The stagnation process under CVC looks set to be in reversal and extracting Ecclestone from his Iron Throne was a pivotal step to ensure swift and forward-moving actions. The new owners have set about making F1 their own and must be congratulated for taking a decisove yet well thought-out approach. Berne summed it up well in the interview:

“If somebody buys a car, they want to drive it”.

In the contemporary sporting arena, social media dictates the need for accessibility if athletes and teams alike are to increase and maintain a strong following. With so many investing so much time into social media and alternative viewing methods F1 can’t afford to keep to the confines of its bubble. Fans want new, shiny and immersive experiences and in order to meet their demands you must be prepared to innovate and listen.

A great example of Liberty’s willingness to embrace this philosophy came about during pre-season testing at the Circuit de Barcelona-Catalunya. The American organisation’s relaxing of rules prohibiting level of social media interaction with fans led to widespread praise and has given a taste of what’s to come.

In theory the possibilities are endless. The internet is saturated with different forms of communication and media and following Bernie’s ousting the teams have more freedom looking ahead.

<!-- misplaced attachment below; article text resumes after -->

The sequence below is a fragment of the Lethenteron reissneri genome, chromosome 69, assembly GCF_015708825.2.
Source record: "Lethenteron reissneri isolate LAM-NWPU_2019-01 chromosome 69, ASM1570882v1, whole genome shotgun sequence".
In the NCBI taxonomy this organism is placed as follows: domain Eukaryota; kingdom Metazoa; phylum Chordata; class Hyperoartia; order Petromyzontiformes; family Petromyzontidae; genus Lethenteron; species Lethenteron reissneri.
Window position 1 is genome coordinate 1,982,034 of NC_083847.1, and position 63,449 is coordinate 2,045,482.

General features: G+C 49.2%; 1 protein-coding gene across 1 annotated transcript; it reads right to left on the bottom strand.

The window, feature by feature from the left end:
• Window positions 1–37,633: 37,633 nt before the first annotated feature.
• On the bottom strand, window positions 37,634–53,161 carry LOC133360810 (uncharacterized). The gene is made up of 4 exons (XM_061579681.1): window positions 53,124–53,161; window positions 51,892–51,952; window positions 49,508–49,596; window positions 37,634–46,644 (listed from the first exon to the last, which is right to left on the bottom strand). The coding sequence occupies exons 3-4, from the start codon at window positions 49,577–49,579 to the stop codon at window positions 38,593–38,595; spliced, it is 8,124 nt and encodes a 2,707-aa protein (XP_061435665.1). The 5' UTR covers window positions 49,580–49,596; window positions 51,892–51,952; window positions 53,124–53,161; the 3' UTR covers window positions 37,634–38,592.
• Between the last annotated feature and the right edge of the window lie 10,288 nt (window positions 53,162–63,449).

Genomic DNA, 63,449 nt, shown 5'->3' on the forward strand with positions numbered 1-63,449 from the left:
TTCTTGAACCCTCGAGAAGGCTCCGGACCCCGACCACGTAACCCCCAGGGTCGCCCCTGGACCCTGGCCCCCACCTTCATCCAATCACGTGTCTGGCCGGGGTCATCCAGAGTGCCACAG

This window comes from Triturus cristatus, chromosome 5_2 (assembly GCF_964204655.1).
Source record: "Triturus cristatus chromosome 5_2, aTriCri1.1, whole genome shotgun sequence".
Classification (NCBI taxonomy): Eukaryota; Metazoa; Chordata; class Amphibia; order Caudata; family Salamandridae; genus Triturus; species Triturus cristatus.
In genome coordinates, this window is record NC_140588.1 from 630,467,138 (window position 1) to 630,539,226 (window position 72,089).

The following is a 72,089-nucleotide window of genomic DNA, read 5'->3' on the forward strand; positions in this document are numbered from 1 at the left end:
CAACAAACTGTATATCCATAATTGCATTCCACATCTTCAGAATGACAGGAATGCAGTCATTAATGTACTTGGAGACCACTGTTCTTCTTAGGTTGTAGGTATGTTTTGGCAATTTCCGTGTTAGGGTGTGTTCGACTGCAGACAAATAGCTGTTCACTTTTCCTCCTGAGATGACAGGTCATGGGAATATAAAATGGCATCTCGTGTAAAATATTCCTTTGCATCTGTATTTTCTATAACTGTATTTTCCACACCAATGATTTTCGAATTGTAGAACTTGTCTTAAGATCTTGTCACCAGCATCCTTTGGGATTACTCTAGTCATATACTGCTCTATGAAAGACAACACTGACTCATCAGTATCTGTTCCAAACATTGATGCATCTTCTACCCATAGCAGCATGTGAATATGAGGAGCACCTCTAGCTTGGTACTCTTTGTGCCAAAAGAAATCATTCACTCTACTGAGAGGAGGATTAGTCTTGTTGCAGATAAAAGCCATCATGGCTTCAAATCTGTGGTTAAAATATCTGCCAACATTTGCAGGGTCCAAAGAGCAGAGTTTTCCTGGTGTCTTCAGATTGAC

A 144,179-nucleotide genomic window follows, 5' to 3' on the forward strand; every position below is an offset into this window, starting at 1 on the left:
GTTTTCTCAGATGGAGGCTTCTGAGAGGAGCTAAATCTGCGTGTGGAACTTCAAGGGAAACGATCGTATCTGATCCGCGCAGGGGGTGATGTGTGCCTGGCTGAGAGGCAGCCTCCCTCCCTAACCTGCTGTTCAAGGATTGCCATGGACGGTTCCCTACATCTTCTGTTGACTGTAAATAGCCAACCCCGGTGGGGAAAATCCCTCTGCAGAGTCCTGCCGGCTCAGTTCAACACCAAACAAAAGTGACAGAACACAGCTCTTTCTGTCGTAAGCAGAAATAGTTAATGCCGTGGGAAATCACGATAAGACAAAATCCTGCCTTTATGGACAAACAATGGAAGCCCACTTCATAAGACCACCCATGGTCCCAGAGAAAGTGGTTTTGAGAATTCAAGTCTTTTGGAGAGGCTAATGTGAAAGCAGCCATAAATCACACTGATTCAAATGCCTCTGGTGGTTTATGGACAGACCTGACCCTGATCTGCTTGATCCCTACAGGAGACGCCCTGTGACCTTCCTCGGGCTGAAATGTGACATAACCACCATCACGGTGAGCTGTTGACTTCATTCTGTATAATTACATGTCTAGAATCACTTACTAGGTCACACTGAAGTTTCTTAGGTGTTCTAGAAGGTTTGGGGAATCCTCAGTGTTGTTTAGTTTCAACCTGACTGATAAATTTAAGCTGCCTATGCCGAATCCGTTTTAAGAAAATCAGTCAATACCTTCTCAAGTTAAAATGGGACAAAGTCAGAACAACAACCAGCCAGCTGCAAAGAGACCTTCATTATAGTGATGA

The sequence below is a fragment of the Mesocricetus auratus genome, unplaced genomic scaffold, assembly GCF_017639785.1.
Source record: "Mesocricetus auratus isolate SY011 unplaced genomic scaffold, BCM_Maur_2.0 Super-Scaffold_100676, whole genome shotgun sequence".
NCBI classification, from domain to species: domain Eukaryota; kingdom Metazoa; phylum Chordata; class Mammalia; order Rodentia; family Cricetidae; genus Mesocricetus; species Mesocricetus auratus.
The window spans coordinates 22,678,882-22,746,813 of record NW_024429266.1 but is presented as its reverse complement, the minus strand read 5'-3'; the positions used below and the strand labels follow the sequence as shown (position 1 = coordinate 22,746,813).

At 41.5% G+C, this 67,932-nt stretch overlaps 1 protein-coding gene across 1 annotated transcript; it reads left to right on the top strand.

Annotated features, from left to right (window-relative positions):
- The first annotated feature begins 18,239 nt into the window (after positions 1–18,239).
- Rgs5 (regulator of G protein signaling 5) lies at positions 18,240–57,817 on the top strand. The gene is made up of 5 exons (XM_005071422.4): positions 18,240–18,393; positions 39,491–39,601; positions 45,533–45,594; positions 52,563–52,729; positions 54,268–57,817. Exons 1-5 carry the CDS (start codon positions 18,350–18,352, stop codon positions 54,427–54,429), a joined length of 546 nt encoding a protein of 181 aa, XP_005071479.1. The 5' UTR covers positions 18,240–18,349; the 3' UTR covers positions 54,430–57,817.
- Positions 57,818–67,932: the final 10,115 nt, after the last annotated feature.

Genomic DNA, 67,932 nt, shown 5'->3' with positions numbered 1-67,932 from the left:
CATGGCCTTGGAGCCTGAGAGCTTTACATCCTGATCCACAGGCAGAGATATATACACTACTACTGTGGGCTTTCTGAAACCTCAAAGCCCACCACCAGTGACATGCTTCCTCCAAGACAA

Liberty’s plan of better engagement, better racing and keeping the sport’s roots in Western Europe are so far removed from the Bernie/CVC ideals that keeping him in the inner circle would have been counter-productive. I disagree that they are attempting to remove the history he has woven as they are merely focused on shaping a better future.

In his time in charge it was very much my way or the highway when engaging with Ecclestone. He does, however, appear to have mellowed as he has been firmly placed in the back seat, at least being open to the notion that Liberty’s approach could prove to be the right one.

“In F1, we have been running a five-star Michelin restaurant, not a hamburger joint. But maybe now the cuisine will be more accessible. Maybe it will even have a better taste.”

Admittedly, the sport does have an aura of grandiose superiority that draws people in. Gladiators behind the wheel of machines that very few experience certainly has the michelin-star feel but why does this have to be extended to the paddock? Allowing more access won’t detract from the feel and the spectacle so a best of both worlds model coukd work.

Following the overthrow of Bernie Ecclestone, Liberty Media have begun the Americanisation process in earnest. They have said all the right things and taken early steps to give us, the fans, what we crave. Keeping Mr E at arm’s length has thus far enabled them to make their mark but utilise his knowledge and contacts as and when they are required.

The shift in power was long overdue and we are already reaping the rewards. Long may it continue.

Headline Image Source: Motorsport.com